That’s the genius and the curse of it. If she fails, everyone will know — the maternal guilt is built right in. It’s a twist that’s galling to women like myself who are concerned with gender dynamics. But it’s also relatable to women who have nursed their infants. Blame nature or nurture, biology or patriarchy, but it’s still often true that no one else but Mom will do.
At my daughter’s school, it’s mostly just girls who are signing up for this. The class that employs the fake baby is an elective, and over five years, only two boys have taken it — one of them on a dare.
Ironies abound, though. This year, the teacher is a dad who used to teach at my daughter’s elementary school. And early on, the inventor, Jurmain, ceded leadership of the company to his wife, whom he recognized was a better manager, and became the kids’ lead caregiver. (His wife died in 2016; Realityworks has new leadership.)
This year, Anna enrolled in the early childhood class knowing full well what she was getting into after that first sleepless sleepover. The mother-daughter lessons walloped us right away.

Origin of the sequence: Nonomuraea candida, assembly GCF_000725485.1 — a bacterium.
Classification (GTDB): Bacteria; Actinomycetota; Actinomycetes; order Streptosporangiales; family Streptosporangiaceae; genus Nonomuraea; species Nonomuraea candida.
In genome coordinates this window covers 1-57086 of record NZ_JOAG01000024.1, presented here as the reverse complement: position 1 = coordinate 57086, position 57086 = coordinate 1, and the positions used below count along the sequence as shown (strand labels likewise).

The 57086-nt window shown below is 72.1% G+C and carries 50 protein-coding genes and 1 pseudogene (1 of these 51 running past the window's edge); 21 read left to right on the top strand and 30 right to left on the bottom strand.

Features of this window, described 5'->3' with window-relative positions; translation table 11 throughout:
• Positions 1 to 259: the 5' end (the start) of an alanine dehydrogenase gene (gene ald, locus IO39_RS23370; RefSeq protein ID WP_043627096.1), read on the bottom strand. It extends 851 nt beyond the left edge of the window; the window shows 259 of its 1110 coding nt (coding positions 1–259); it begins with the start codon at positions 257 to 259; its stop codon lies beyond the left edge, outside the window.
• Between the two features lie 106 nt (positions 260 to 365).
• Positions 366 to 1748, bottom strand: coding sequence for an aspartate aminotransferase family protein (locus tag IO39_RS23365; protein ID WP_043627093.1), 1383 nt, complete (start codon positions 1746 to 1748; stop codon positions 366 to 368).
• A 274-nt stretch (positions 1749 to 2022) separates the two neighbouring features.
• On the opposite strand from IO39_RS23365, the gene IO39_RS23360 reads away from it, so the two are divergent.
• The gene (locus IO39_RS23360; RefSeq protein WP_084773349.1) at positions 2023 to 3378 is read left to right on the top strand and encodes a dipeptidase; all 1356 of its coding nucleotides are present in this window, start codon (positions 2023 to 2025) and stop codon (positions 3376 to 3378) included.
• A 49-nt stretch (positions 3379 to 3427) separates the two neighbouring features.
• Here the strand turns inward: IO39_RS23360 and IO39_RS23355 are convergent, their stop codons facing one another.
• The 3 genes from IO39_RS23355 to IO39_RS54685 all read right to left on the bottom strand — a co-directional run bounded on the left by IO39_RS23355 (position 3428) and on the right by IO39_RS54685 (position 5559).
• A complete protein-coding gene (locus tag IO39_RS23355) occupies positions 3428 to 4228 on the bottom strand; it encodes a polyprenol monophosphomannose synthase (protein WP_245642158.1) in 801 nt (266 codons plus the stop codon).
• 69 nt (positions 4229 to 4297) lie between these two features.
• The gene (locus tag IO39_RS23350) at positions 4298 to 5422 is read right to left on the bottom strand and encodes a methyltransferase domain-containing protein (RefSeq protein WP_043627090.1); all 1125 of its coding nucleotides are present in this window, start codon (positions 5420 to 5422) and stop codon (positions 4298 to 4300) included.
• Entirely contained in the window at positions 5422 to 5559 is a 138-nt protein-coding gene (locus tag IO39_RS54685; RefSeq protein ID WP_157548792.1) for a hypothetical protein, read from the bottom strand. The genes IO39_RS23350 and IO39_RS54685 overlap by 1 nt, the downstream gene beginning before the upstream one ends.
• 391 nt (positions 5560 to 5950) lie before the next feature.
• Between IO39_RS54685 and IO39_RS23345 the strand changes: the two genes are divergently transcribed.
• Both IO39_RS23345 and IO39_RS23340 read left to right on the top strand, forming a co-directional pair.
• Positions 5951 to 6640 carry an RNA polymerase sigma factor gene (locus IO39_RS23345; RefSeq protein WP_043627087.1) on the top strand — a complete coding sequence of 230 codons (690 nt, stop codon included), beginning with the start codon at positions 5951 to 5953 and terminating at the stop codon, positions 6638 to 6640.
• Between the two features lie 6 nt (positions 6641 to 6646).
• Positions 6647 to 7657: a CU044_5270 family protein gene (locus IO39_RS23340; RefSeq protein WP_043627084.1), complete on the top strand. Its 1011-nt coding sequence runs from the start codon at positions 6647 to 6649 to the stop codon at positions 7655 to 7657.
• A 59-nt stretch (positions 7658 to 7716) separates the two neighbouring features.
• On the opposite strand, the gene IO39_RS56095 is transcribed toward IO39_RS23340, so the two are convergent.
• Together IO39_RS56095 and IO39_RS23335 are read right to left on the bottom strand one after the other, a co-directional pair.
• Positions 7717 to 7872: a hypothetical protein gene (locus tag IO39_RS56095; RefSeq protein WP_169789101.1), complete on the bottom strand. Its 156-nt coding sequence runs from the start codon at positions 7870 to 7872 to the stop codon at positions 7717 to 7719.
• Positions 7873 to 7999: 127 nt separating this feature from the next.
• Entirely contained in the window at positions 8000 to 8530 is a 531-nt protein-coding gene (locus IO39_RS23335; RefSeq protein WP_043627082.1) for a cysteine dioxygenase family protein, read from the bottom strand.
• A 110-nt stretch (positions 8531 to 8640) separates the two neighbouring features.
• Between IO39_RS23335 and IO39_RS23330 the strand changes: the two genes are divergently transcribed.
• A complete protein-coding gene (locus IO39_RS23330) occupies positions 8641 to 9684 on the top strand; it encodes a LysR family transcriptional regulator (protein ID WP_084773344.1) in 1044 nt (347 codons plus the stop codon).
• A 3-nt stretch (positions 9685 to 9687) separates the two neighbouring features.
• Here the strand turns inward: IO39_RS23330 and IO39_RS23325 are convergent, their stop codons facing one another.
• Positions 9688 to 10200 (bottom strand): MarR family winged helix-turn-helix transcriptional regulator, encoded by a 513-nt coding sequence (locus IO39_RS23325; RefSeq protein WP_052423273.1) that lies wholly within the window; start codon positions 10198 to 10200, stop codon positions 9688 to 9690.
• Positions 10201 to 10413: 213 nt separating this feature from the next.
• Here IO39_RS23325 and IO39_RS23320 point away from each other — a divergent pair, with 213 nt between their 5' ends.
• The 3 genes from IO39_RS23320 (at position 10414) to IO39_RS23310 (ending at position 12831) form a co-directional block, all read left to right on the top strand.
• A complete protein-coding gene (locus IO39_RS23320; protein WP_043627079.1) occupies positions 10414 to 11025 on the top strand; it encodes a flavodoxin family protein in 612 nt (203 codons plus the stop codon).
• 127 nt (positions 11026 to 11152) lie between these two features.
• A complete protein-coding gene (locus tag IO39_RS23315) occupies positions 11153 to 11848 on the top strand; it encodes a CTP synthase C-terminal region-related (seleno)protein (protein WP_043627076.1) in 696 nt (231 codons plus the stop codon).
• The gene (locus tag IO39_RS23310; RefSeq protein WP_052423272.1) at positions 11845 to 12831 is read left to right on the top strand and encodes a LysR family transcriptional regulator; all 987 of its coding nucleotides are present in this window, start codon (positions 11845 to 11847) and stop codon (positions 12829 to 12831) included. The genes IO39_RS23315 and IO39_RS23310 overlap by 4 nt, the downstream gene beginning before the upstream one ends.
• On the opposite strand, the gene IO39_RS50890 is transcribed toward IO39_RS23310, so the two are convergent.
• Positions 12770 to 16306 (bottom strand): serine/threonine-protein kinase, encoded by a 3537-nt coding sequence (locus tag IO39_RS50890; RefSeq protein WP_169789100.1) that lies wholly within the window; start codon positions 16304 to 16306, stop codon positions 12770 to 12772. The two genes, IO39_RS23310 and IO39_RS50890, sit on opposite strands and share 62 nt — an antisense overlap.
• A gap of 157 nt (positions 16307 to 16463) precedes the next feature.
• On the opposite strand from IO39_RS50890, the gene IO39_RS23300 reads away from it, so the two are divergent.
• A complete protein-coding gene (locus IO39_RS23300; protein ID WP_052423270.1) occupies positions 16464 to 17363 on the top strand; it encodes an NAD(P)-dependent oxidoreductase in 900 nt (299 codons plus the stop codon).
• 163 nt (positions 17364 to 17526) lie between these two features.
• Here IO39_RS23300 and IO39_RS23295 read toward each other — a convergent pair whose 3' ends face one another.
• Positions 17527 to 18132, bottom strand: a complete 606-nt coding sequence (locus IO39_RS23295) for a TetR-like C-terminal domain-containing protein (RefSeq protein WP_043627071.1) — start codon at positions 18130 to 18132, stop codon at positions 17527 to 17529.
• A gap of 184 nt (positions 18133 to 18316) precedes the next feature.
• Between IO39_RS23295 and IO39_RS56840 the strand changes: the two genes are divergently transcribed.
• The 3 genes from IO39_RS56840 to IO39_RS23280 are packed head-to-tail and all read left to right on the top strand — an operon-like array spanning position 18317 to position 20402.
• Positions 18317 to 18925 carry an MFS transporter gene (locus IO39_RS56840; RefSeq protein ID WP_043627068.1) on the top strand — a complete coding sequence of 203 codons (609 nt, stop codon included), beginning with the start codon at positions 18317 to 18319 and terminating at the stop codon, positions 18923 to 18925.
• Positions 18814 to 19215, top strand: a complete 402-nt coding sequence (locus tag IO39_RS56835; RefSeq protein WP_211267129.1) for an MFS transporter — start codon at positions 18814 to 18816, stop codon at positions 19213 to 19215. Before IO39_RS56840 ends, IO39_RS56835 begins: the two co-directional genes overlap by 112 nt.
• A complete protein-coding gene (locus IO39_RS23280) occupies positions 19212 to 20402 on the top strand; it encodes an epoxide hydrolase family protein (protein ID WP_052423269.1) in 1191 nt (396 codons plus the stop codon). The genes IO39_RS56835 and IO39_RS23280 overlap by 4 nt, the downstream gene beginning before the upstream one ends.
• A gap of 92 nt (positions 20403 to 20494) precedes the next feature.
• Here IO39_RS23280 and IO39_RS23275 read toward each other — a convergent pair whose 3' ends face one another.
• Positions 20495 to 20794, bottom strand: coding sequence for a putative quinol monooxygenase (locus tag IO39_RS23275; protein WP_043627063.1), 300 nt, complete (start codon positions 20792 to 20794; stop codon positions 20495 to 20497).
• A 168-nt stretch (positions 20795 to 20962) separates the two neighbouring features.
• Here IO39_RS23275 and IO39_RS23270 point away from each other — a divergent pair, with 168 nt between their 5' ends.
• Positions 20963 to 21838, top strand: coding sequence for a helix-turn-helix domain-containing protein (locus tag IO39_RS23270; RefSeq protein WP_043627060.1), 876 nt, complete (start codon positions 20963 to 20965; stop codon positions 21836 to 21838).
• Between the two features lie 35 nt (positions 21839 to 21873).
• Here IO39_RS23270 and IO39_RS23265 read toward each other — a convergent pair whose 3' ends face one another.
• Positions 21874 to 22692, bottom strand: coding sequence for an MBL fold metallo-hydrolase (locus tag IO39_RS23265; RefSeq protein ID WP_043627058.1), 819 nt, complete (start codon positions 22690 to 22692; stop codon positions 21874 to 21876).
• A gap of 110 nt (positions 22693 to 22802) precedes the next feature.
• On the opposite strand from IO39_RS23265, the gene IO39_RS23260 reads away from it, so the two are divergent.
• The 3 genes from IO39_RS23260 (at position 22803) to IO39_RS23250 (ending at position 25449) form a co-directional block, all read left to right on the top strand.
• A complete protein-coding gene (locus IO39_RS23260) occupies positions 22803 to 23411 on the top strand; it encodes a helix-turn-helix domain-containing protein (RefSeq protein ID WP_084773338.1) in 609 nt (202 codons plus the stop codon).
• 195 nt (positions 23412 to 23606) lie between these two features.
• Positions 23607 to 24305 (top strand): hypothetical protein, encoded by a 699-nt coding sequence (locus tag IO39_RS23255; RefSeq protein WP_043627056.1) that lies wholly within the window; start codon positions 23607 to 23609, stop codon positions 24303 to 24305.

“Where’s the baby?” I cooed as I returned home from work. I think I even had my arms outstretched and fingers splayed, like a natural-born grandmother.
When Anna asked me to hold the baby while she made breakfast, I marveled at the sweetness in my arms. I got all gooey and nostalgic, and then immediately uncomfortable. I had forgotten to prop up my left arm with a pillow. I also wanted to continue reading the newspaper, and that’s hard to do with one hand. I tried, while being careful not to bobble the neck. I had a flashback to my days of breast-feeding, recalling how trapped I used to feel in that nursing glider for hours on end, and how ineptly I had attempted to multitask when I was pumping.
My daughter was infinitely patient with the baby, named Lila, but she quickly adopted the habits of a harried mom. After one night with Lila, she posted a note outside her door: “Baby Asleep So I’m going Back to Sleep. Please be Quiet XOXO!”
By the third day, she was frustrated that she couldn’t find time to take a shower. Her teacher would let her “turn off” the baby for a predetermined time — a two-hour window permitted for obligations like basketball practice — but that time was already committed to a family outing. I watched the stress creeping up on my daughter and tried to be a good grandmother. I offered to watch the fake baby while it slept and to bring it to Anna in the bathroom if it stirred.
“No, it’s OK,” Anna said, resigned. “I’ll just take her in with me.”
I remembered that pressure — there was no escape. I hated that she felt it, already. But it was part of the lesson.